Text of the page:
My heart is simply shattered as I write this piece. I buried one of my very best friends on earth last month, Rick Stilwell (on Twitter, @RickCaffeinated). His sudden death on January 11, 2013 has not yet fully registered with me. It has been an incredibly surreal experience. I cannot adequately describe the void that Rick has left on this earth. Nor can I adequately describe how much of an influence he was on my life. My heart goes out to his wife and college sweetheart, Vicki, and their two wonderful children, who now have to grow up without him. My heart simply aches for them. Yet I cannot ignore the reality that my heart aches for me, too. He was my friend, brother, and my rock in so many ways. For thirty years, I was privileged to know and love this man.
It all began in 1982 in Coach Payne’s P.E. class at Airport High School. Me and my lifelong pal, Jay, were hanging out together as always, trying to be cool (I was trying, he was succeeding). The next thing I knew, this skinny kid with huge glasses started hanging around with us. I don’t even know where he came from. I was able to determine that his name was Rick. There was never a formal introduction that I can recall. One day he was just there. Wherever Jay and I went, he was there. It wasn’t long, however, before Rick and I were fast friends. At the time, I had no idea that we would be best friends for the next three decades. I also didn’t know that I had a date with destiny that Rick would unwittingly orchestrate.
Right away I knew that Rick was a Christian. He was not shy about it at all. I had always sort of believed in God, but I saw a passion in Rick that I had never seen before. He invited me to church many times, and I politely declined. He was very persistent, however, and offered to pick me up at home and drive me to church. I finally agreed. To make a very long story short, it was at this church that I discovered Jesus on April 11, 1983. In this same church, Trinity Baptist, in Cayce, SC, I made some close friendships that have lasted to this very day. I found a family of believers who loved and discipled me and a Pastor, Don Davis, who I adored and still do. I eventually received a call into full time ministry. I was ordained in 1997. Rick participated in the service. I sat on his ordination council. I have since pastored three churches and have witnessed hundreds of people come to the Lord, here in the U.S. and abroad.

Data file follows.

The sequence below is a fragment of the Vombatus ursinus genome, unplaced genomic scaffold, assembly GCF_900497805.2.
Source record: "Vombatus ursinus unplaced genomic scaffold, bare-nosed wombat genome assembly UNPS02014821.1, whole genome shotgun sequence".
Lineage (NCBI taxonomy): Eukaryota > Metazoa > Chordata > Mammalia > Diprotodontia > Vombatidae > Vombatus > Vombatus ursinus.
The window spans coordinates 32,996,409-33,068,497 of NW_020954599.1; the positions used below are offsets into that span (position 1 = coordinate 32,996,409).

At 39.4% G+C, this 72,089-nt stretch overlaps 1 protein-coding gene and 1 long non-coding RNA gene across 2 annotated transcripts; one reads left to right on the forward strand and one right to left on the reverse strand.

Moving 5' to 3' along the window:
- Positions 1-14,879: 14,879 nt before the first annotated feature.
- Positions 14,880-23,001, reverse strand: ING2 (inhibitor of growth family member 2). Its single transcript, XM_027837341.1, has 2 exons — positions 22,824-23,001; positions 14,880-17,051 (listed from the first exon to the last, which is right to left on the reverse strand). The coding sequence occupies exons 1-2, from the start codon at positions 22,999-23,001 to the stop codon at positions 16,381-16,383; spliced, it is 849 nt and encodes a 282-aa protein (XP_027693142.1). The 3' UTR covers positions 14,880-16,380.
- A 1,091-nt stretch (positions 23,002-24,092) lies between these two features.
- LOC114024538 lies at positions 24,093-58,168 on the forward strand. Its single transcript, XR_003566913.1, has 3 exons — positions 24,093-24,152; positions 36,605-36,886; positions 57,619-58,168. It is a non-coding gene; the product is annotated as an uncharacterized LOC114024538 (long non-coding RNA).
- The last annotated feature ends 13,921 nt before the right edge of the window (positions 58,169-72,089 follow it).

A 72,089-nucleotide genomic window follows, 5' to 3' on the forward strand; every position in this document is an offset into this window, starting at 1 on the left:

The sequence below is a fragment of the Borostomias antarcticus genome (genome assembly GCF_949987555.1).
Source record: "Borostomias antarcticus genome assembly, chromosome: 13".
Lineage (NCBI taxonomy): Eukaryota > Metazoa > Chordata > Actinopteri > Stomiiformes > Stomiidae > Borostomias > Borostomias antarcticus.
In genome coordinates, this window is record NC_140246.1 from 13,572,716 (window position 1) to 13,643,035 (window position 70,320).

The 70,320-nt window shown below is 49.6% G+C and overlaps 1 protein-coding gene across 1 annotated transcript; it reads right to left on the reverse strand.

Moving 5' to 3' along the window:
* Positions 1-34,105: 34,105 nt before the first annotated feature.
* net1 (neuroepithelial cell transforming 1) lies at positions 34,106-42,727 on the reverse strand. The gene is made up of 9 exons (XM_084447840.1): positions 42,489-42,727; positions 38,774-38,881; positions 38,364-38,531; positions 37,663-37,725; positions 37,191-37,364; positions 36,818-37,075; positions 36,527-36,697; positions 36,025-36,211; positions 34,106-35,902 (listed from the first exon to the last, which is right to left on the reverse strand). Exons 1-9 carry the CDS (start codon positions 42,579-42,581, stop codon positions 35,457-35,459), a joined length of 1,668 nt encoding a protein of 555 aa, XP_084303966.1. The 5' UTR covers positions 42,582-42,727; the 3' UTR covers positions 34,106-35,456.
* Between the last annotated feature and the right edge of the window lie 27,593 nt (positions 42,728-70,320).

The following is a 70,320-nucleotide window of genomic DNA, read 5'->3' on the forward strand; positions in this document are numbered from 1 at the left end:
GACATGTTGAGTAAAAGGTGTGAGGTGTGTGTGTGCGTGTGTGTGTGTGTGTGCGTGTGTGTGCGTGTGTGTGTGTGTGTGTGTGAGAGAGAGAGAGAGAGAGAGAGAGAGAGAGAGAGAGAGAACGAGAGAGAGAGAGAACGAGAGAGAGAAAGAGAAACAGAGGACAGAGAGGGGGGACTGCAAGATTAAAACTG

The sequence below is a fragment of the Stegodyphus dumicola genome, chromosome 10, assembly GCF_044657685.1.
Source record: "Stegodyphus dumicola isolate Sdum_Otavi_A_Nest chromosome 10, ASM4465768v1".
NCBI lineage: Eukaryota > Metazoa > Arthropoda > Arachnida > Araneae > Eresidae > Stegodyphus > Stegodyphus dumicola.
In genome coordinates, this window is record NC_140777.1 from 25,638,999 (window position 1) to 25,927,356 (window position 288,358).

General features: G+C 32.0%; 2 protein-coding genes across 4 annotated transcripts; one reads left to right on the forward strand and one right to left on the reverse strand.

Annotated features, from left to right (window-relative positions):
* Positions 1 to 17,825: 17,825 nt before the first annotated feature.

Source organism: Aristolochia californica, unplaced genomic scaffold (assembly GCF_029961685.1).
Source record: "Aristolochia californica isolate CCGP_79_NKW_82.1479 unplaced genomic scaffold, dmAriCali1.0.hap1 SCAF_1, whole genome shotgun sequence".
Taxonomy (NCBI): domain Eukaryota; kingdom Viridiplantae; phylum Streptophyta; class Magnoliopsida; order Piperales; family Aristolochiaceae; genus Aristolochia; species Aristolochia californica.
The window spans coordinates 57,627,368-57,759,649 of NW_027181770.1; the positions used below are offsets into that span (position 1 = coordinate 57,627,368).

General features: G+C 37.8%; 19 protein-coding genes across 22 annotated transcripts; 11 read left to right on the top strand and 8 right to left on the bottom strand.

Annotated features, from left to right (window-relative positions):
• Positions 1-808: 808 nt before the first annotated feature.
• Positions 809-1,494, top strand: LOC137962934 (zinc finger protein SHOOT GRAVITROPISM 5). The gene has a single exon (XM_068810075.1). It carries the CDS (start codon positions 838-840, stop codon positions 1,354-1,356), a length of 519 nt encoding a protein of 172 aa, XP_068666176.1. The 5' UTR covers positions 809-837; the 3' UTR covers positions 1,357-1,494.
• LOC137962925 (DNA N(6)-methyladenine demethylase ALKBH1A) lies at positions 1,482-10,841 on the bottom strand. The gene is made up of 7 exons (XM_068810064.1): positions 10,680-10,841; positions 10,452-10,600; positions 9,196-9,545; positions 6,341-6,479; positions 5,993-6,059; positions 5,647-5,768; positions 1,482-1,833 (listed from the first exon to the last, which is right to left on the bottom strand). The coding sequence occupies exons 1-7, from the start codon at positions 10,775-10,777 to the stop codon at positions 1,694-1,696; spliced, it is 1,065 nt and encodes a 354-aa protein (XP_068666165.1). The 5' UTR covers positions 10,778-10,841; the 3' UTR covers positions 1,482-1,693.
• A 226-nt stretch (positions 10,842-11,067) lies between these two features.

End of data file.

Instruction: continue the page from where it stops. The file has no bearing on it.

All because of this skinny kid with glasses who just showed up one day.
Rick was so much more to me. He was a steadfast friend. In nautical terms, he was my rudder. The rudder is the part of the boat that keeps it on a steady course. Rick was that for me in many ways. I have veered off course a few times in my life. Rick was always there to offer a word of encouragement, or, if necessary, a rebuke to help me get back on course. Sometimes we would “chat” online, and one of his favorite replies to me was “::smacks Todd on the head::.” If he was really trying to make a point, he would add, “::jumps out of chair and smacks Todd on the head::.” He had his softer side, too. When it became public that my marriage was officially over, he sent me a text message that read, “It doesn’t matter to me who is or isn’t at fault. What I want you to know is that no matter what, I am on YOUR side, friend.” That meant the world to me during that very difficult time.